Ibrahim stayed on path and the reward came “when I handed the letter in from a detainee whose mother thought he was killed by the Americans. When I delivered the good news, the father came running full-force, and the mother kissed me four times. At that moment, I beamed with heroic pride”.

But volunteering with the IRCS does not always have a happy ending, thorny periods are bound to happen. After Ibrahim saved a five-year-old girl who got hit by a car in 2017 when he was a paramedic with IRCS between Karbala and Babel during Ashura, she passed away at the hospital few days later. “The girl fell a few meters farther from the accident’s location due to the collision’s impact and was unconscious. Her head was wounded. I saw the real sorrow and the tragedy in her mother’s and brother’s eyes. The blood was a sign of a possible bleeding in the head. There was pulse but no breath. I frantically started the first-aid procedure, then the girl threw up blood and resumed breathing and crying.”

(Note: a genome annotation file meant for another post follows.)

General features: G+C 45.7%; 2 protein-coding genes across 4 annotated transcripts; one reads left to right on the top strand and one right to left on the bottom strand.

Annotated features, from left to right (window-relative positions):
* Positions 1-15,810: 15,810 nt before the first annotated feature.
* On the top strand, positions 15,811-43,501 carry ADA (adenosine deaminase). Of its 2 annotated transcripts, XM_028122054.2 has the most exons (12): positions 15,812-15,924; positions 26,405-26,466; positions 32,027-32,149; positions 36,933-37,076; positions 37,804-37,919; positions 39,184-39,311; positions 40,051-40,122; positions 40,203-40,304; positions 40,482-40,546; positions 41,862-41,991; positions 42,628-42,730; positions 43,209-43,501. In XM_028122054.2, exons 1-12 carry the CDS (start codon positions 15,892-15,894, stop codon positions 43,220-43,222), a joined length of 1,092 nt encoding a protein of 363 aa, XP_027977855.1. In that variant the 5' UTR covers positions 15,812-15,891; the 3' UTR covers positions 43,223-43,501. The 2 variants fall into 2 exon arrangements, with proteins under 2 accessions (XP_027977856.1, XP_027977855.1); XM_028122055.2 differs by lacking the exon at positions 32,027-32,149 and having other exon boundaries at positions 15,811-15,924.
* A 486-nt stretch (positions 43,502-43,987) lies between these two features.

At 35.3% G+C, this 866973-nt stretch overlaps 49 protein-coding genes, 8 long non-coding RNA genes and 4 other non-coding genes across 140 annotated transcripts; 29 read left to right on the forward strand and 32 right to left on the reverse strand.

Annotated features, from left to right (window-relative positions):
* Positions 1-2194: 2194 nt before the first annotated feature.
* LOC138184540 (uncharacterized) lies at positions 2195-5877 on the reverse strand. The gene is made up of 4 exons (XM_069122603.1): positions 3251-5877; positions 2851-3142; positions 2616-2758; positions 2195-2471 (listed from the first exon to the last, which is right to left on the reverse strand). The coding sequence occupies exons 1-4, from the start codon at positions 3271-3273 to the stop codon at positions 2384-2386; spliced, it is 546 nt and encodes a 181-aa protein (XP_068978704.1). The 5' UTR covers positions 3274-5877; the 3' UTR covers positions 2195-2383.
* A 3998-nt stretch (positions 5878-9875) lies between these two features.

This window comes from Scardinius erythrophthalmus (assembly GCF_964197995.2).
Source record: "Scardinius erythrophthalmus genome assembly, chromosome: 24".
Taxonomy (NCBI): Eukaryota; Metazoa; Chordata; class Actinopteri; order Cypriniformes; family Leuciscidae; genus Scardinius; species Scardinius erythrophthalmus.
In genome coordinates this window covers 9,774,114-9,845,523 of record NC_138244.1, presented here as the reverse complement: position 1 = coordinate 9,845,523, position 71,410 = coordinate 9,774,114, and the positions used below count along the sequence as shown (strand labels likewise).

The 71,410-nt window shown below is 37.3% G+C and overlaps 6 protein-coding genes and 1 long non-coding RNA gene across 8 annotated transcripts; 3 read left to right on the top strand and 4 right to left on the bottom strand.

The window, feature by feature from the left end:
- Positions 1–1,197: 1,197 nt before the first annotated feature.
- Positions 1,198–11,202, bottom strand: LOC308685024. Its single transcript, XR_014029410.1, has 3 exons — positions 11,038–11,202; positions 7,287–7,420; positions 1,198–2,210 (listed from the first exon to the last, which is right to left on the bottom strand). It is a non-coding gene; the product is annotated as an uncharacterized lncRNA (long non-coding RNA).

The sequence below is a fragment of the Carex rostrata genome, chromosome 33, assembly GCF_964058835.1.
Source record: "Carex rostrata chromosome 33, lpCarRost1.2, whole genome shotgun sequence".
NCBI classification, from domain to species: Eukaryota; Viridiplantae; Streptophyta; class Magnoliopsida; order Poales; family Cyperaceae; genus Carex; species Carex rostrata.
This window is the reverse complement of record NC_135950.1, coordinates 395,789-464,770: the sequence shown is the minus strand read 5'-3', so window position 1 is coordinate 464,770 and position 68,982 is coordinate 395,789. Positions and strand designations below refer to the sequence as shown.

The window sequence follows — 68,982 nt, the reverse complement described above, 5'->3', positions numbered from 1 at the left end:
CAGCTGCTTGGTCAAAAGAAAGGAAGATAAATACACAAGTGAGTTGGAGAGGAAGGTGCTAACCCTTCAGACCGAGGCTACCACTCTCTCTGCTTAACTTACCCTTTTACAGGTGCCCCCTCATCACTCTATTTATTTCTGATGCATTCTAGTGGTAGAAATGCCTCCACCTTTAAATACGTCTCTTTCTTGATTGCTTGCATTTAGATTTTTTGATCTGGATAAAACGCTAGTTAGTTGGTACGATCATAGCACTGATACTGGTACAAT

Ibrahim has earned lately a certificate to train paramedics. He has a background in analytic chemistry and teaches chemistry while still working on his Ph.D. “The fear I encounter doesn’t put me in the regret zone at all. Up to now, my work with the IRCS has been my breathing space. It brings me closer to the real and true life, the life of vulnerable and poor people. It makes me realize that I am not only a professor at the university who lives a normal life full of consumerism and leisure.”

The beginning could be confusing as much as compensating. Safa Alaa Kamal, who joined the IRCS in 2016 and fully concentrates today, as an administrator and a volunteer, on women and children, said, “during my very first filed visit, which happens to be in a refugee camp in the north of Iraq, I felt overwhelmed with conflicting pull-push emotions. On one hand, I was unnerved to fail in helping adequately the displaced people who opened up to me and revealed their own struggles. On the other hand, I was proud of doing my role in alleviating their burden by letting them share their feelings in a safe space. They boosted my self-confidence as a likable volunteer.”